Removing lead from petrol may have sparked a decline in dementia cases, according to new research.
A promising downward trend in rates of the devastating brain disease has been reported across North America and Europe.
This has coincided with an increase in risk factors such as middle age spread and diabetes.
Unleaded petrol has been shown to boost the mental faculties of children and it could have done the same for their parents and grandparents.
Lead author Professor Esme Fuller-Thomson believes the phenomenon is down to “generational differences in lifetime exposure.”
Leaded petrol was finally banned under EU law in 2000 – four years after the US did the same.
Prof Fuller-Thomson, director of the Institute of Life Course and Ageing at the University of Toronto, said: “While the negative impact of lead exposure on the IQ of children is well known, less attention has been paid to the cumulative effects of a lifetime of exposure on older adults’ cognition and dementia.
“Given previous levels of lead exposure, we believe further exploration of this hypothesis is warranted.”
If her team is right it offers hope of the devastating condition becoming less of a problem in the coming decades than experts currently fear.
A growing body of evidence has linked changes to behaviour, including criminal offending, to tetraethyl lead.
The compound was added to petrol almost a century ago to make car engines more efficient.
As it was phased out, beginning in 1973, lead levels in peoples’ blood plummeted.
Research has found Americans born before 1925 had about twice the lifetime exposure as those born between 1936 and 1945.
Prof Fuller-Thomson said: “The levels of lead exposure when I was a child in 1976 were 15 times what they are today.
“Back then, 88 per cent of us had blood lead levels above 10 micrograms per deciliter.
“To put this numbers in perspective, during the Flint water crisis of 2014, one per cent of the children had blood lead levels above 10 micrograms per deciliter.”
Nearly 100,000 residents of the Michigan town were left without safe tap water after lead began leaching into the supply.
Lead is a neurotoxin that crosses the blood-brain barrier. Studies on animals and humans occupationally exposed suggest a connection to dementia.
A higher incidence of the illness has also been reported among older adults living closer to major roads or with a greater exposure to traffic related pollution.
Prof Fuller-Thomson and her pharmacy student Judy Deng are particularly interested in a potential link between lifetime lead exposure and a newly identified type of dementia.
Known as LATE (Limbic-predominant Age-related TDP-43 Encephalopathy), it is distinct from Alzheimer’s disease and mainly effects the over 80s. It has been identified in 20 per cent of this group of dementia patients.
Other plausible explanations for the improving trends in incidence include better education, less smoking and healthier blood pressure levels compared to previous generations.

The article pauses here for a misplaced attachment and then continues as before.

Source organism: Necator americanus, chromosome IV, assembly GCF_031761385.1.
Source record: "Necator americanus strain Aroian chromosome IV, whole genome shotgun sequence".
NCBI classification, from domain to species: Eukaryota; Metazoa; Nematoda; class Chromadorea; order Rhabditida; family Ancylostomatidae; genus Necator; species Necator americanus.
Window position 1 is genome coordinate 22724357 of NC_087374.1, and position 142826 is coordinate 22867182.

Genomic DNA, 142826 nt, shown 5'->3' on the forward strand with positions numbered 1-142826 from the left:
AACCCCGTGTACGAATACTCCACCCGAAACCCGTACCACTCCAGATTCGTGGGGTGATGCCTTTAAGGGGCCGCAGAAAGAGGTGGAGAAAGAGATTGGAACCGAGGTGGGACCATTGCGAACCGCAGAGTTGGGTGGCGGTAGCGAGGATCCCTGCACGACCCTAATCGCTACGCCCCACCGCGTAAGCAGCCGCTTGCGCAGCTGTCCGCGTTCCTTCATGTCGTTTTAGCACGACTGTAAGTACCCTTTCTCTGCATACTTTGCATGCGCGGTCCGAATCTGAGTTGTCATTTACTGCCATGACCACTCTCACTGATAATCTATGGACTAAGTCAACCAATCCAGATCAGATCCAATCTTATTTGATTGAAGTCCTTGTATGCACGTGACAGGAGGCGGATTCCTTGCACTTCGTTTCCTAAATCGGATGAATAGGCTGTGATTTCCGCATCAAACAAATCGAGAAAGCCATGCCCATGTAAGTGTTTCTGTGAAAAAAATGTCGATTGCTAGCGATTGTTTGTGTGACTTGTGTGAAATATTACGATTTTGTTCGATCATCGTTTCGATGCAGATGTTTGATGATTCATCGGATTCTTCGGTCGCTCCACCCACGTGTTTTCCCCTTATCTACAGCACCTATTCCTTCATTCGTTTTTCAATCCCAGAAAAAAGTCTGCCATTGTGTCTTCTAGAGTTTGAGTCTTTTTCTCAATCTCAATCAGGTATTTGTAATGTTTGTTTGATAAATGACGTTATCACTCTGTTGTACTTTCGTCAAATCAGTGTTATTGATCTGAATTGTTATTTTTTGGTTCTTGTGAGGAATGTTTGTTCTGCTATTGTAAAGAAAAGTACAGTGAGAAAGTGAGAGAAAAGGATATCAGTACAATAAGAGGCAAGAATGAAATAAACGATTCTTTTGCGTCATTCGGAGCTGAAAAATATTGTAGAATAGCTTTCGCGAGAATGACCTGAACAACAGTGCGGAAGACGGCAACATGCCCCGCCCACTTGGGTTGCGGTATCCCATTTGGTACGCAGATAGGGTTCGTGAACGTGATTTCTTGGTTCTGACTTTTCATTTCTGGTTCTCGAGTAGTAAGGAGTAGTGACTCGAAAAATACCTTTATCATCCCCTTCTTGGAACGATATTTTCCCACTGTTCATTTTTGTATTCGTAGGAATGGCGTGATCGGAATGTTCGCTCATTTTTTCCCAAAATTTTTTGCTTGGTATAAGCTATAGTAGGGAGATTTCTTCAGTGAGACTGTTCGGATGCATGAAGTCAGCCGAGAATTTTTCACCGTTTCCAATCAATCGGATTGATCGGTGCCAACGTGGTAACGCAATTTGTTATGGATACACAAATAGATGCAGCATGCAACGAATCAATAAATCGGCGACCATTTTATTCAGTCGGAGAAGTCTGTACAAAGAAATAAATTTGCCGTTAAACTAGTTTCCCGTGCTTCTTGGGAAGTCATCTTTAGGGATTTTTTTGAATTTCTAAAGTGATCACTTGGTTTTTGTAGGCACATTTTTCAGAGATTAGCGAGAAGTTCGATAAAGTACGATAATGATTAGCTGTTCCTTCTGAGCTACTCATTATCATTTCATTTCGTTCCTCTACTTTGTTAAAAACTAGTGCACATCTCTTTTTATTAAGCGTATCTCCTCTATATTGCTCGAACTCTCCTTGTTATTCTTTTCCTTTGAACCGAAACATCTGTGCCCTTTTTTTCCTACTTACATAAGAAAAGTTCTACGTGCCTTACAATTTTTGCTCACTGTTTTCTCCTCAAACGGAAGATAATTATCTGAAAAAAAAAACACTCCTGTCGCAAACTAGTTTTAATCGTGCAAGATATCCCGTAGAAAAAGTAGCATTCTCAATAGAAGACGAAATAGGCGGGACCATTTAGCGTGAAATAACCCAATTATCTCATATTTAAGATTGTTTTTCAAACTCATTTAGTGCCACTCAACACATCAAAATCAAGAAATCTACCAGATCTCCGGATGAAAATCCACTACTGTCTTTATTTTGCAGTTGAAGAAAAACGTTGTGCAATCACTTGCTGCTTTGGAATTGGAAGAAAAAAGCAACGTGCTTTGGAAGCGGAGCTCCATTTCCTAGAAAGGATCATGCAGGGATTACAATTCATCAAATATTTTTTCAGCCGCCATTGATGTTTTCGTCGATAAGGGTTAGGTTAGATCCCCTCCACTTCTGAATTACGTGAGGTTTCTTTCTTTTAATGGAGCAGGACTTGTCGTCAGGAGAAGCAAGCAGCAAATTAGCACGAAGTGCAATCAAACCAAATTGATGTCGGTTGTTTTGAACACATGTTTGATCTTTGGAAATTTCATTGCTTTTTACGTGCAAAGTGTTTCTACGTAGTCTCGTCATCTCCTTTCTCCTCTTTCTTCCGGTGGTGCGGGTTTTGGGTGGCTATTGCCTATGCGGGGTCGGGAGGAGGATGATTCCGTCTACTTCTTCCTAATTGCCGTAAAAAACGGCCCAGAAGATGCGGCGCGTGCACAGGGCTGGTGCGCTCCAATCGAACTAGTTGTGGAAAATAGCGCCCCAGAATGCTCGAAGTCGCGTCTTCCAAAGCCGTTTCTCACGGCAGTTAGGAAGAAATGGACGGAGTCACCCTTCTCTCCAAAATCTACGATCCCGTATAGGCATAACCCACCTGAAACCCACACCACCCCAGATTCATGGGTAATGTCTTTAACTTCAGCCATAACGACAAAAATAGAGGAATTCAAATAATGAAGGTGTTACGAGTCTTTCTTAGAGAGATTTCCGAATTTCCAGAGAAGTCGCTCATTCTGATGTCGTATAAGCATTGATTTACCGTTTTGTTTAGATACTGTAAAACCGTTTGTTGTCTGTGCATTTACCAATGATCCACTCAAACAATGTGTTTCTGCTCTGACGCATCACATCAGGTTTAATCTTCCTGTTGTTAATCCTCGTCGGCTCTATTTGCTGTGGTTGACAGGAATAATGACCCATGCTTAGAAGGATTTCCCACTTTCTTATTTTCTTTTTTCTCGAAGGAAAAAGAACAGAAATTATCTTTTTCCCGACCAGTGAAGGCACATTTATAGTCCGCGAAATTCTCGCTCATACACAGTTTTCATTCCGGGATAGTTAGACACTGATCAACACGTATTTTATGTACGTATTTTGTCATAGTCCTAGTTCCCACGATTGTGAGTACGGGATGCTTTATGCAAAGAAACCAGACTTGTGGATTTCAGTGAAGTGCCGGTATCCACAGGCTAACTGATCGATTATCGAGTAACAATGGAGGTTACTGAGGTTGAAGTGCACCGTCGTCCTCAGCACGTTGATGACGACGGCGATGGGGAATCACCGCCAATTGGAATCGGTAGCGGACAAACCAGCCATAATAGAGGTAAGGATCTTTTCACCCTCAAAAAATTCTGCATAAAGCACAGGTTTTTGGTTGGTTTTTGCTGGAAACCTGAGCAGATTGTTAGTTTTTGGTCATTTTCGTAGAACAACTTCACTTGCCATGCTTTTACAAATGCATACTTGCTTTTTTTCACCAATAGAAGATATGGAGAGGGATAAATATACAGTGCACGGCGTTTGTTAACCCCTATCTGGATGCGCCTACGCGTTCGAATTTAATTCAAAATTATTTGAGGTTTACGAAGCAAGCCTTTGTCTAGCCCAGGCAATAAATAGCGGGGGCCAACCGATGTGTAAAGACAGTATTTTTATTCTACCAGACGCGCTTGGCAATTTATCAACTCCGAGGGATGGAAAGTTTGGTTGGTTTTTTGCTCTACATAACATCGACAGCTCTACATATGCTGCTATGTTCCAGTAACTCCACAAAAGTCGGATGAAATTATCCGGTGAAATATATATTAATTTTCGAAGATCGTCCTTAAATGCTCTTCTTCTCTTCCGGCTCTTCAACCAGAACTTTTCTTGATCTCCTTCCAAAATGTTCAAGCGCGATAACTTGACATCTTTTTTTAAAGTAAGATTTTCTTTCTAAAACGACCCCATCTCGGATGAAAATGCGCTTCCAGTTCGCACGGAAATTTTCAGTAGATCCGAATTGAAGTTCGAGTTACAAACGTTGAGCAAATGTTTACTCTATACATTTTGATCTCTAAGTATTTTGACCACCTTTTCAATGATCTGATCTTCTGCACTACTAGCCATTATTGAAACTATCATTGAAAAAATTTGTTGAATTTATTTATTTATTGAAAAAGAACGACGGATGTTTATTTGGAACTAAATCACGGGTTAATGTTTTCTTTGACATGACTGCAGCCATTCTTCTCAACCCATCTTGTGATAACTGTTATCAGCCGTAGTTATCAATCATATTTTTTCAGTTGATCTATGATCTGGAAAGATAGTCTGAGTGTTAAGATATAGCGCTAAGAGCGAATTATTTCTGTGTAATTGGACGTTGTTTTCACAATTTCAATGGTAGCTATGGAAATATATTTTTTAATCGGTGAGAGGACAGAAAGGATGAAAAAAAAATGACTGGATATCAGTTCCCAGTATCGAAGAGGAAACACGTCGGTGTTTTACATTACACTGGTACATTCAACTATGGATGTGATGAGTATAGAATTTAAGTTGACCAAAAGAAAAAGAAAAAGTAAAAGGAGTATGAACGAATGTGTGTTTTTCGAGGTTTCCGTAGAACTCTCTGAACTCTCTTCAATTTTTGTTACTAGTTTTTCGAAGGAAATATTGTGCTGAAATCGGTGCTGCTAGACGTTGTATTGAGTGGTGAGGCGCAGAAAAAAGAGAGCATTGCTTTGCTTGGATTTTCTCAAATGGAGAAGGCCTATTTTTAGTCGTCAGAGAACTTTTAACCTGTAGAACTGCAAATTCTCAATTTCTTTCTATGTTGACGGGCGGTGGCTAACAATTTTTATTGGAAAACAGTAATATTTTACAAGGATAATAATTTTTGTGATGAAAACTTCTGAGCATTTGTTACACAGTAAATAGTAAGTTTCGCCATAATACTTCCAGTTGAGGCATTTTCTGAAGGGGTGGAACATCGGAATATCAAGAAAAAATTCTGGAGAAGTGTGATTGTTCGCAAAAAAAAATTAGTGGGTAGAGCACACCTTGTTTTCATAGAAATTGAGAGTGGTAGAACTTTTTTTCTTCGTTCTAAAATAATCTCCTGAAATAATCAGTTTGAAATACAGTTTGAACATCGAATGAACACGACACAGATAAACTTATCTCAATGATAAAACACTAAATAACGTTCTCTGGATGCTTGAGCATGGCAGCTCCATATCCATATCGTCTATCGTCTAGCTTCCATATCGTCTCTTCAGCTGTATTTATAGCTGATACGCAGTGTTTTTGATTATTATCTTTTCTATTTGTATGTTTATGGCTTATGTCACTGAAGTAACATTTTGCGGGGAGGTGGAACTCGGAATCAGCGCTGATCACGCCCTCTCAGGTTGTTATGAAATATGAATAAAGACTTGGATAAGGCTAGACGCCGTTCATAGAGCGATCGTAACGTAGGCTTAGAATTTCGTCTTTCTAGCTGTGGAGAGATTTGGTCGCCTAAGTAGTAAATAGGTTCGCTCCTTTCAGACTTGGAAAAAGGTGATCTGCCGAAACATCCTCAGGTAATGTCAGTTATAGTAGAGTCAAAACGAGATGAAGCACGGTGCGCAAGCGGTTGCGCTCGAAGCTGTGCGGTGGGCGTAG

But, even when these factors are taken into account, many studies still find falling rates of cases.
The next steps could include comparing 1990s assessment of blood lead levels to current health insurance records.
Lead can also be absorbed into teeth and shinbones. These would also serve as proxies for life-time exposure when conducting post-mortems on dementia patients.
The association between particular gene variants associated with higher lead uptake and dementia incidence should also be investigated, said the researchers.
Added Ms Deng: “If lifetime lead exposure is found to be a major contributor to dementia, we can expect continued improvements in the incidence of dementia for many more decades as each succeeding generation had fewer years of exposure to the neurotoxin.”
At the moment there are about 850,000 people in the UK living with dementia, a figure expected to rise to two million by 2050 because of the ageing population. Currently, drugs can only treat the symptoms, and not the cause.
The study published in the Journal of Alzheimer’s Disease follows research linking lead to aggressive or dysfunctional behaviour.
Many Western nations have experienced significant declines in crime in recent decades. It has been suggested unleaded petrol may be the reason.
Exposure to lead during pregnancy can reduce the head circumference of infants, say scientists. In children and adults it causes headaches and inhibits IQ.
It has a range of effects on the brain that have been demonstrated through hundreds of different biological studies.
It reduces the grey matter in areas responsible for things such as impulse control and executive functioning – meaning thinking and planning.
In 2016 a study suggested the proportion of elderly people developing dementia is falling in the US – backing up similar findings in the UK and Europe.
Data from 21,057 people over the age of 65 in the US showed the proportion with dementia fell from 11.6% in 2000 to 8.8% in 2012.